On the 29th of February, Kris and I will finish our first year-long teaching contract in Korea. I cannot believe that time has flown by so fast. It seems like only a few weeks ago when we stepped off of the plane and were swept into an ominous black taxicab. We feel like we’ve known some of our friends here for many years already. And yet, it still feels like we are incredibly new to both teaching and Korea in general. With only seven weeks remaining until we leave Dongtan and start the next chapter of our adventure, here are seven things I have learned in my time in Korea so far.
1.) No matter how far away from each other you are, family and friends stay together. Whether we have brief discussions and catch-up sessions via Skype, post meaningless links to each other on Facebook, or get together on grand trips to Australia, it is very easy to keep in touch with one’s family and friends.
2.) Moving away teaches you who your true friends are. It is very easy to maintain friendships when those who you feel are close to you are within close proximity. When you are on the other side of the world, with a time difference of seven hours, and plans need to be made to communicate, it reveals who is willing to take the effort to do so. Some people you chat to on a constant basis. Others you don’t even need to do that much.
3.) Non-verbal communication is extremely powerful. You are trying to buy an incredibly necessary item. The shopkeeper and yourself do not share a common language. You awkwardly flail your hands in what you hope is close enough to an accurate depiction of your necessity. The shopkeeper smiles eagerly. They take you to something completely opposite to what you intended. You wince, smile nervously, and try again until you get it correct. Moments like that help you observe that communication goes so much further than words.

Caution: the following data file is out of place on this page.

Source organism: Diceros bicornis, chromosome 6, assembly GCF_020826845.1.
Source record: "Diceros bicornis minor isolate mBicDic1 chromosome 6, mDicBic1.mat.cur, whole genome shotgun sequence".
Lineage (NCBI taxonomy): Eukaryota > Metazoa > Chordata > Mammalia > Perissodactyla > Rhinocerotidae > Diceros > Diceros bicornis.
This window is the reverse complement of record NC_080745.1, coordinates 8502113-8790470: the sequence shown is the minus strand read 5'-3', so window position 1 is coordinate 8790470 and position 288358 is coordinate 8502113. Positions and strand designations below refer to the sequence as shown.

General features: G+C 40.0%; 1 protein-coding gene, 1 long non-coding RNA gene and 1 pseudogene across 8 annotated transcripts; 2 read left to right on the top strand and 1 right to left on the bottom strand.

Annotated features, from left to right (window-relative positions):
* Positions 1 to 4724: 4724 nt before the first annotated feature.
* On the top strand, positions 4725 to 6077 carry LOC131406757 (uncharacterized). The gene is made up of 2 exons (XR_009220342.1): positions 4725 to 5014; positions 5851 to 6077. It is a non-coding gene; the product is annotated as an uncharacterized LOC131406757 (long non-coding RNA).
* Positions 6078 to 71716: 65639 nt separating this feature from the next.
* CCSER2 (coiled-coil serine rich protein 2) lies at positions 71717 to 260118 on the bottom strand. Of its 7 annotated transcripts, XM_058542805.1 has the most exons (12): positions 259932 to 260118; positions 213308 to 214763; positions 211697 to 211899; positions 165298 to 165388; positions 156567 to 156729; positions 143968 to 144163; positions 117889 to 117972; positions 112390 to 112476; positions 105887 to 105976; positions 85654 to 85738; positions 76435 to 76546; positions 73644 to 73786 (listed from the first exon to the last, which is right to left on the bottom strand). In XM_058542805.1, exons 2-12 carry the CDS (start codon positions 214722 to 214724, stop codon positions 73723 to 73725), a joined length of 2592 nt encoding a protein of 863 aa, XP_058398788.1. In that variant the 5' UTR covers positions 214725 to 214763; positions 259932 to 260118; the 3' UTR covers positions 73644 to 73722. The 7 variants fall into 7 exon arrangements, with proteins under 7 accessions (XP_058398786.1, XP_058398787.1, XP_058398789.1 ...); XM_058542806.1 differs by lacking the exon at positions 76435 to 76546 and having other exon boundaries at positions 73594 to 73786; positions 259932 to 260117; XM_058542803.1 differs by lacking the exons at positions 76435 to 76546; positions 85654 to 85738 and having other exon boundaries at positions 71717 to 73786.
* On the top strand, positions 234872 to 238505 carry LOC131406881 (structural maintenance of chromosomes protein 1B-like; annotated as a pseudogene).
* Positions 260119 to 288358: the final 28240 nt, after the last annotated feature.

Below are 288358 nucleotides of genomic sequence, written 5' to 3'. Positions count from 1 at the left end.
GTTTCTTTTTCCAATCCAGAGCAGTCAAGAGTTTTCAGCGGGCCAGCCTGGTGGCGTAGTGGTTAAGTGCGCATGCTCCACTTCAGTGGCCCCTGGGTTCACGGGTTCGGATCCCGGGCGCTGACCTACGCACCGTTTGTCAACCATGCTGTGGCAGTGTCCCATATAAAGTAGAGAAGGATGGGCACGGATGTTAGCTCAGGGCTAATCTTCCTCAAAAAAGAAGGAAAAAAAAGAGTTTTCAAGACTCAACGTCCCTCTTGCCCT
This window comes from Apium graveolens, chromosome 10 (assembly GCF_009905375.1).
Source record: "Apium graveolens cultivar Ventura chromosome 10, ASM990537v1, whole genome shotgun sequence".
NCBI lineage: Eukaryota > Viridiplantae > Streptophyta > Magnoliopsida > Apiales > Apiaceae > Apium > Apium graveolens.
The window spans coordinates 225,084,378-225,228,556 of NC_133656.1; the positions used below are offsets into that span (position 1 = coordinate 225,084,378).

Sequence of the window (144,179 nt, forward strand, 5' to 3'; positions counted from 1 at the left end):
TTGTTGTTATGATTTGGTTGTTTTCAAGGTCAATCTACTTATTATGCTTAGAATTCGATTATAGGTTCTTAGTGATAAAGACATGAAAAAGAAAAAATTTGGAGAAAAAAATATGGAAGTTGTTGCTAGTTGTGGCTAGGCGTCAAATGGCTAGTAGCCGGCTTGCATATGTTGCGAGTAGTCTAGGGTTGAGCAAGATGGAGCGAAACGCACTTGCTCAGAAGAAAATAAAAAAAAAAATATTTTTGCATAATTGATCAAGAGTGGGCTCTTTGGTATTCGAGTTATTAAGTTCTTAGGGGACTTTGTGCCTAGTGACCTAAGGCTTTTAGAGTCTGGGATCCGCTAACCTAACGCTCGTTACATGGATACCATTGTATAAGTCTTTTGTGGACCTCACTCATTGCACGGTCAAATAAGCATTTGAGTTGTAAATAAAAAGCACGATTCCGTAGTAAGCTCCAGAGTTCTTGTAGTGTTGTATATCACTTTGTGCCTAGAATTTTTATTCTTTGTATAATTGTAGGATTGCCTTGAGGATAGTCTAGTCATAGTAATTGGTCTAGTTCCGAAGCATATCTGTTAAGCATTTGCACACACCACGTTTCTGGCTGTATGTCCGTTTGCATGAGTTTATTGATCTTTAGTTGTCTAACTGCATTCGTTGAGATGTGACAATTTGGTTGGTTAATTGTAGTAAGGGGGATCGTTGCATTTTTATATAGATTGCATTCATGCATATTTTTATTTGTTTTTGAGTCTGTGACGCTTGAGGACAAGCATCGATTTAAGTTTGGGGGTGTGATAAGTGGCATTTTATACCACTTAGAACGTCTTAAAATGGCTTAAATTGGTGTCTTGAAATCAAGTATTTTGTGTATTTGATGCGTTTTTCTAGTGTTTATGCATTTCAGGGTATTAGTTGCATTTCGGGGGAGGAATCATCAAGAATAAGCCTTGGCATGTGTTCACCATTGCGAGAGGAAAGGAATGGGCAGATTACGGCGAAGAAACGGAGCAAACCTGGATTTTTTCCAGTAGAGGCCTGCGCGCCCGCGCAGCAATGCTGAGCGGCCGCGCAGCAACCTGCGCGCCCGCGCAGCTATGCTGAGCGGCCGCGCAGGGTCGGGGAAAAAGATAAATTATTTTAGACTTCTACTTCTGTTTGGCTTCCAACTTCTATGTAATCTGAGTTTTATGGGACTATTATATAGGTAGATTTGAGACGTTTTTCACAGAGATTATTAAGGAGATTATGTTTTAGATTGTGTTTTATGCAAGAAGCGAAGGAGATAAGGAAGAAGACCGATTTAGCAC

4.) Cleaning cat litter on a daily basis is far cleaner and easier than doing so on a weekly basis. Not to mention cleaner, quicker, and far less smelly.
5.) Coming home and trying to write (or otherwise pursue ones hobbies) is tiring, but rewarding. After nine hours of herding small children in the general direction of education, the idea of performing actions that require further effort is not a pleasant one in the slightest. However, I have produced some of my best work (including the majority of these blog posts) in the evenings after teaching. Sometimes, you just have to do what has to be done. It is worth it in the end.
6.) Cats like nothing more than destroying things. In the time that we have played housekeeper to our two lovely furry babies, our apartment has taken a bit of a beating. They have clawed much of the upholstery. They have removed a panel from underneath the sink. They have scratched the side of our wooden cupboard in their constant jumping atop of it. And they have looked adorable throughout all of it. Annoyingly so.
7.) Things that would be impossible alone are within your reach if you have good support. Neither Kristen nor myself would be here without each other. I would never have gathered the motivation to complete all of the admin necessary to reach Korea. Kristen would have left within the first month without my moral support. I would not have had the courage to move to part-time employment (to focus on my writing and Dota-related endeavours) without Kristen’s reassurances. Together, we are far stronger than we are alone.
I have grown more in this year than I have in a long while. It has not been easy, but with Kristen’s help, I have managed to try and follow my dreams. In the coming months, my pursuit of Internet notoriety will intensify. For now, I am trying to savour the last few days with my current children. They aren’t making it easy – they’re being particularly rowdy and disruptive – but time is passing faster than ever. I can’t wait to see what the future will hold.